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Wordsworth And Keats: The Nature-Image

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Autor:   •  March 18, 2011  •  1,247 Words (5 Pages)  •  406 Views

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The names Keats and Wordsworth are to a certain extent tantamount to Romanticism, especially from the perspective of modern academics. To many, Wordsworth and Coleridge are seen as the fathers of English Romanticism as they were the first to publish literary works that were seen as romantic with Lyrical Ballads in 1798. Yet although John Keats was only born in 1795, he still contributed much to the Romantic Movement and is in essence regarded just as highly as William Wordsworth.

One can argue that to a certain extent the Romantic Movement came into existence due to the French and American revolutions. This period in history exemplifies a time when people broke through the constraints of old social and political conventions. People were starting to see life and the world in a different way. For the first time after the age of reason took the stage, the Romantics placed an emphasis on the imagination of man. To them the imagination was more important than reason alone. The imagination could create a whole new and different dimension to normal reason, and as such reason should be seen as subordinate to imagination.

Charles Darwin is great example of a Romantic that used his imagination to explore new ideas. To Darwin reason was only employed as the backbone to substantiate his arguments. His imagination separated him from the accepted scientific knowledge about nature and the earth and in effect allowed him think laterally. The product was works that challenged science and religion with such a degree of persuasion that they changed the perception of most of the western world. Darwin's writings even influence our modern-day scientific theories, proving that the Romantics were not just part of a popular phase that dissolved into history, but that they were integral to the development of the human way of thinking. However, this train of thought seems to give the Romantics a great deal of credit. From another perspective, Wordsworth and Keats can argued to be two poets dazed through an infatuation with nature, or as two writers influenced by paganism who mastered the art of poetry in a time when the west was ready to embrace or at least consider a new worldview. But for the purpose of this essay, Wordsworth and Keats will keep their credibility as revolutionary poets (who did not indulge in any hallucinogenic substances).

After inspecting Romantic poetry it is fairly obvious that nature played an essential role not only as a muse, but as a subject in many of the poems. Nature was even at the core of Darwin's Origin of Species. It is with a certain conviction that one can state that nature ruled in the Romantic's thoughts. William Wordsworth reinforces this statement in The World is Too Much with Us, when he writes: "Little we see in Nature that is ours." In this poem, Wordsworth is making a plea to the audience and the world to start noticing nature for her beauty and grace and to rekindle our admiration for her divinity before we are overcome with the growing materialism. He states that "we are out of tune" because we're so caught up with our worldly lives.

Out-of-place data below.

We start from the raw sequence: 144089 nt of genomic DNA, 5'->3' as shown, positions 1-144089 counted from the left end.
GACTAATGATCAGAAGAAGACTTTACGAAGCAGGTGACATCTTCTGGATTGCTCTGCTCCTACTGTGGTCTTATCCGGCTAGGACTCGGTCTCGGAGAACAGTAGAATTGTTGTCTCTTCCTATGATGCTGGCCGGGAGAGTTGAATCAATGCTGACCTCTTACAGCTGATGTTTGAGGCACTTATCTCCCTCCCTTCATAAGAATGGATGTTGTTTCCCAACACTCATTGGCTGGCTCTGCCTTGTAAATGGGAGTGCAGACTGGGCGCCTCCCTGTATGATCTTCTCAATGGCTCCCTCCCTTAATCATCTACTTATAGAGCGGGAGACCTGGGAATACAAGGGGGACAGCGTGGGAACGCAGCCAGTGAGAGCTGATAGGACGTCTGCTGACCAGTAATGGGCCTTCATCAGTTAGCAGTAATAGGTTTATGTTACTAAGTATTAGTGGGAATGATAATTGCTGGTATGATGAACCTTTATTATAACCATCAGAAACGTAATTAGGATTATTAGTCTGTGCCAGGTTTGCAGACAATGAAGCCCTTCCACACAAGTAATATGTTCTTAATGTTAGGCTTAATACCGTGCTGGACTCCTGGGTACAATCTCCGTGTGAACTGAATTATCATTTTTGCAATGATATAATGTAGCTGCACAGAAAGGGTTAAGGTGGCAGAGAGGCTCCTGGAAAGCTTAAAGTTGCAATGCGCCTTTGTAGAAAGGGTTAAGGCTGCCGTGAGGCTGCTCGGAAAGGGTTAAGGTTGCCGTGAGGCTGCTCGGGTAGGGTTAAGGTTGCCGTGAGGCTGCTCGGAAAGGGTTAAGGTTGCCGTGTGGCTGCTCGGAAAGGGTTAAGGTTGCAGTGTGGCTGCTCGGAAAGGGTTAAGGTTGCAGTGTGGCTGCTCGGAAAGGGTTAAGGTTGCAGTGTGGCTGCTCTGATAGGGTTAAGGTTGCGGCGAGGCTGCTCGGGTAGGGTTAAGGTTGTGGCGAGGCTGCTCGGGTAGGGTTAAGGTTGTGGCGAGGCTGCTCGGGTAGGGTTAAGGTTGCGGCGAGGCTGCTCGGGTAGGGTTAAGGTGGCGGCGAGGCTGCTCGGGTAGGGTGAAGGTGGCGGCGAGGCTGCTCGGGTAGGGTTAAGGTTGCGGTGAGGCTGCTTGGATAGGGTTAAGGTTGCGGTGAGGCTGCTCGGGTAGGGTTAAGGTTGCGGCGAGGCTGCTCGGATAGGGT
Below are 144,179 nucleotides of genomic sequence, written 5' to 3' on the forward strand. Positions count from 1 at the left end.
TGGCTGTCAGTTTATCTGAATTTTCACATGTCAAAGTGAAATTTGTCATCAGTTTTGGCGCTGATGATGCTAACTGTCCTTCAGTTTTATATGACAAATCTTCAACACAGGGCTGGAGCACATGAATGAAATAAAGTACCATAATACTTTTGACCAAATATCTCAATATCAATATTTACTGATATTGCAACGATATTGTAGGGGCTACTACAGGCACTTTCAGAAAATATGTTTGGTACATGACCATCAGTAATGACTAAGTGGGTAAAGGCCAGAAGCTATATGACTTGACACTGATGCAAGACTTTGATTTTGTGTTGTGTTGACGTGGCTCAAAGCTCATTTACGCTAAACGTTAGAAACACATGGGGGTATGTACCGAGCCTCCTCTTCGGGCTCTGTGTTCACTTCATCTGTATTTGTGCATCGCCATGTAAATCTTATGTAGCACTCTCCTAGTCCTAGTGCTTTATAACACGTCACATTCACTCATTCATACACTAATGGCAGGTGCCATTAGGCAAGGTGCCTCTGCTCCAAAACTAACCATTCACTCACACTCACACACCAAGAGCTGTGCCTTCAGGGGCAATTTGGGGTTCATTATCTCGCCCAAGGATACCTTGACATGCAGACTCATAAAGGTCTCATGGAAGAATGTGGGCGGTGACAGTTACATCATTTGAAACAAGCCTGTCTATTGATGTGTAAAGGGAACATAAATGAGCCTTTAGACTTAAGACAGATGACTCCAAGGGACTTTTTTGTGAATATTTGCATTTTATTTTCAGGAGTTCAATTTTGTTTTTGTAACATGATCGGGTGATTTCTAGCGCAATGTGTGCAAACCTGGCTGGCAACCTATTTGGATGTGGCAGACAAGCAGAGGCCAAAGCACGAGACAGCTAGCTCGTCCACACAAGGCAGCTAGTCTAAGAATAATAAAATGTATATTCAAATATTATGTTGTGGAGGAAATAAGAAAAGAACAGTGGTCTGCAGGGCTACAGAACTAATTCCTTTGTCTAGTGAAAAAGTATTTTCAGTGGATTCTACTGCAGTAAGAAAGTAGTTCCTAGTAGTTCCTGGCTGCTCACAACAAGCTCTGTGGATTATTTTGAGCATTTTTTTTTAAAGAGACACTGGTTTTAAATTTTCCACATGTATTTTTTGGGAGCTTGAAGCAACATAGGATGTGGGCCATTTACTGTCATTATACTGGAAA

Throughout this poem Wordsworth is showing a passion for nature that is so deep-rooted that he personifies the ocean as a woman who "bares her bosom to the moon." This in itself conveys a feeling of affection that is usually only found between two people. However, if one looks at the poem as a whole, it seems almost strange that one person can have such an enthralment with nature alone that he will spend the time to write something so beautiful about it. It is, of course, not the only example of the Romantics using nature in their poems. Conversely, it is a romantic poem that does not employ nature as an expressive tool to bring forth a different message. Nature is used here rather to represent itself, and nothing more.

John Keats, like William Wordsworth and the other Romantics, also enjoyed using the nature-image in his works. In Bright Star, Keats uses the image of a star to express his discernment of steadfastness. The beauty of the ocean and the fresh snow ("new soft fallen mask / Of snow (....)") is also exploited in this poem to emphasise his adoration for the loved one he speaks of. It is interesting to note that although Keats states that he would only want to be as "steadfast" and "unchangeable" as the star, he is still tremendously sensitive and gives the reader an unambiguous feeling of how he

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